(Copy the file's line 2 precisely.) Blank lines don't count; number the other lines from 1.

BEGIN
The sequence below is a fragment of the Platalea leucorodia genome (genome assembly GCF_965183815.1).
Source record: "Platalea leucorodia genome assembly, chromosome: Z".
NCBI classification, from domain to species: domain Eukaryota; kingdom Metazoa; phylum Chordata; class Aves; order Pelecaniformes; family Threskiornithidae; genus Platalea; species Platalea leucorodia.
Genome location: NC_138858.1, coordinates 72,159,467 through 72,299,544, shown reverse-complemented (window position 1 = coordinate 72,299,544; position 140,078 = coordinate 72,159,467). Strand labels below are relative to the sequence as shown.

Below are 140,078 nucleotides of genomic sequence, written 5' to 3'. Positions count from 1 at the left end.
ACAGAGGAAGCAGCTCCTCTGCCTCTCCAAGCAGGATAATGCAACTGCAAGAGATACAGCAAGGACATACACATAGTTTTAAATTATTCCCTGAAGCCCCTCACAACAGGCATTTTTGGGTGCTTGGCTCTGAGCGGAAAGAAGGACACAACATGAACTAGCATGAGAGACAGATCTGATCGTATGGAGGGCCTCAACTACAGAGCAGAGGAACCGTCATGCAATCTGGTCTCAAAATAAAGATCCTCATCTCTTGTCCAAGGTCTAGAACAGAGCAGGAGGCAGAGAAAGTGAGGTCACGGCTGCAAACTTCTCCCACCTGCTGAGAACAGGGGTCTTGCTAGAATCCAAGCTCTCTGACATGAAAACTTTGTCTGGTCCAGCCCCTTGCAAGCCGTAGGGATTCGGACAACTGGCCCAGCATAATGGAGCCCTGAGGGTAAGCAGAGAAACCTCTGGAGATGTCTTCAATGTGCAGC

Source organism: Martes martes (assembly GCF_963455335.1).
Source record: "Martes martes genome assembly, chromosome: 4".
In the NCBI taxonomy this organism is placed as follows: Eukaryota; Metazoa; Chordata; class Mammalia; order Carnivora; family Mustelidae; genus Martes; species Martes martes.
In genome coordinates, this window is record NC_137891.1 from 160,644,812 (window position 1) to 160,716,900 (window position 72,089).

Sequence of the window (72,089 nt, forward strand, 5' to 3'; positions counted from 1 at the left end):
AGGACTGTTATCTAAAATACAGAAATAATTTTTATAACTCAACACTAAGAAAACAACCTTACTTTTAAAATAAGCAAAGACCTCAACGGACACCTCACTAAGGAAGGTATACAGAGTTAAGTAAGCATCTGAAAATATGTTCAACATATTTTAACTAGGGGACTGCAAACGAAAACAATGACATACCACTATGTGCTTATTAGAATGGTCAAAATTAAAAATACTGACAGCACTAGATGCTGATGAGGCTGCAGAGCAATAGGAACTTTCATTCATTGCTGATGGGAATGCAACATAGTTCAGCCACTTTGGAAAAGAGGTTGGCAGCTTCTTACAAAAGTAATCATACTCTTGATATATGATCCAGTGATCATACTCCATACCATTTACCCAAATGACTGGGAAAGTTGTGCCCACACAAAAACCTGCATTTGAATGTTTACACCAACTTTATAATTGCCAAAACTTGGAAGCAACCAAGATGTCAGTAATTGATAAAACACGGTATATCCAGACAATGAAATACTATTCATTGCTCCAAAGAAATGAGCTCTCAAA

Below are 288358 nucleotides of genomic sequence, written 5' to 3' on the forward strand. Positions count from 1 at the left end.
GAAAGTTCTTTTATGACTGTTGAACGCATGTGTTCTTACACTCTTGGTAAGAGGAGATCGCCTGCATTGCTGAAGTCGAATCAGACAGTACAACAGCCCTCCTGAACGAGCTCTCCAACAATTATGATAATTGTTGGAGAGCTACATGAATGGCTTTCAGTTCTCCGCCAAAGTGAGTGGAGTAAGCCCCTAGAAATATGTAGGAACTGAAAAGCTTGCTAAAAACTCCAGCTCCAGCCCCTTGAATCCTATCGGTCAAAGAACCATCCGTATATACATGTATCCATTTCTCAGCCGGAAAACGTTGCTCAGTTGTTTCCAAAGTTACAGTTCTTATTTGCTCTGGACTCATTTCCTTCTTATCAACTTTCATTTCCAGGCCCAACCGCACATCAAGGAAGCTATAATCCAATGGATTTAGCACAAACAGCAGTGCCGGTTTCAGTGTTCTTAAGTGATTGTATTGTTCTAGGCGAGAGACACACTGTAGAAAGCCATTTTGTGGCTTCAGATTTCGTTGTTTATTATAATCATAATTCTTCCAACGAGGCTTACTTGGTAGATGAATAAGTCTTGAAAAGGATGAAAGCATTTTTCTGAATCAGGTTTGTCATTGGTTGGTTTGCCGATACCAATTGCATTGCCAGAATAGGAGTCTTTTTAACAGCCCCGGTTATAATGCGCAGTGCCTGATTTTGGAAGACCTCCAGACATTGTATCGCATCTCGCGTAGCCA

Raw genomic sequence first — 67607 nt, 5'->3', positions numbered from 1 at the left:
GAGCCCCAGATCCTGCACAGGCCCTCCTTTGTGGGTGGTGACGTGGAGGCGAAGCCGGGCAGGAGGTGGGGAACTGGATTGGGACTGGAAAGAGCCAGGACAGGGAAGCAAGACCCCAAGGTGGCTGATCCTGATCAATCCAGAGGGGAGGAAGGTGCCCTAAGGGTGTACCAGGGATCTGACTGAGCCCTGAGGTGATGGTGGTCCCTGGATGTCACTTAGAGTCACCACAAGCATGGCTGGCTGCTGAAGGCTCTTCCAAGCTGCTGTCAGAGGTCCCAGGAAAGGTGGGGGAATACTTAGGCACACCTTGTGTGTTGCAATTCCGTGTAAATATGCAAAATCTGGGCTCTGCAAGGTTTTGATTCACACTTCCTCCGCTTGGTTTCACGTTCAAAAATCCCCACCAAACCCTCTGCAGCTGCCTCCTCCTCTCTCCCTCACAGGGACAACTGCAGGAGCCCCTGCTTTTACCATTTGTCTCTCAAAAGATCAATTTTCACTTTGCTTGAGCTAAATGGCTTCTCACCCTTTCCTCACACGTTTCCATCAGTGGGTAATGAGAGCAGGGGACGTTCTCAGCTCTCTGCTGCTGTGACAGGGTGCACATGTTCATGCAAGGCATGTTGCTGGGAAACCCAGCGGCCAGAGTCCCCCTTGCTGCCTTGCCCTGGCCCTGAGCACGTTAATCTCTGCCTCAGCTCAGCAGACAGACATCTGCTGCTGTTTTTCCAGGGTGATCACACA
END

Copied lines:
Source record: "Platalea leucorodia genome assembly, chromosome: Z".